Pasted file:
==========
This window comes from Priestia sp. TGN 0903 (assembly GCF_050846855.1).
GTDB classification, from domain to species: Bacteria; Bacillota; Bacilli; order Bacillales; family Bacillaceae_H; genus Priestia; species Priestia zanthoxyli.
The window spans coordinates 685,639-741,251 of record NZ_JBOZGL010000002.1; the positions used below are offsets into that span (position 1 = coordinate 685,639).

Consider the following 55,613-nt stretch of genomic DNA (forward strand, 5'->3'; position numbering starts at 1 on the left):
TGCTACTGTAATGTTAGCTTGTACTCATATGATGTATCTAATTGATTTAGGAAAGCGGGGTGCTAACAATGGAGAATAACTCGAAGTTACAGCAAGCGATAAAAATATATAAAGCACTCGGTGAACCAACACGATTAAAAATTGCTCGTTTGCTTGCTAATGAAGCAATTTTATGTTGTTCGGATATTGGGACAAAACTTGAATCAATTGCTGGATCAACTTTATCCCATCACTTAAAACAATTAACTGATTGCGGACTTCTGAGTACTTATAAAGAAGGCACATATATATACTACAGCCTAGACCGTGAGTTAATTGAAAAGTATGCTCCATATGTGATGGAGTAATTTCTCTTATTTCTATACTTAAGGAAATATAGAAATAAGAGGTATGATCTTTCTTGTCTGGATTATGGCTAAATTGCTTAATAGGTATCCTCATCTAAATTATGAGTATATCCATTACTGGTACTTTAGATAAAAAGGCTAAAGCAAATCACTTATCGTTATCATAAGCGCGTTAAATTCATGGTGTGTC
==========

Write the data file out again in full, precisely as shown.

This window comes from Priestia sp. TGN 0903 (assembly GCF_050846855.1).
GTDB classification, from domain to species: Bacteria; Bacillota; Bacilli; order Bacillales; family Bacillaceae_H; genus Priestia; species Priestia zanthoxyli.
The window spans coordinates 685,639-741,251 of record NZ_JBOZGL010000002.1; the positions used below are offsets into that span (position 1 = coordinate 685,639).

Consider the following 55,613-nt stretch of genomic DNA (forward strand, 5'->3'; position numbering starts at 1 on the left):
TGCTACTGTAATGTTAGCTTGTACTCATATGATGTATCTAATTGATTTAGGAAAGCGGGGTGCTAACAATGGAGAATAACTCGAAGTTACAGCAAGCGATAAAAATATATAAAGCACTCGGTGAACCAACACGATTAAAAATTGCTCGTTTGCTTGCTAATGAAGCAATTTTATGTTGTTCGGATATTGGGACAAAACTTGAATCAATTGCTGGATCAACTTTATCCCATCACTTAAAACAATTAACTGATTGCGGACTTCTGAGTACTTATAAAGAAGGCACATATATATACTACAGCCTAGACCGTGAGTTAATTGAAAAGTATGCTCCATATGTGATGGAGTAATTTCTCTTATTTCTATACTTAAGGAAATATAGAAATAAGAGGTATGATCTTTCTTGTCTGGATTATGGCTAAATTGCTTAATAGGTATCCTCATCTAAATTATGAGTATATCCATTACTGGTACTTTAGATAAAAAGGCTAAAGCAAATCACTTATCGTTATCATAAGCGCGTTAAATTCATGGTGTGTC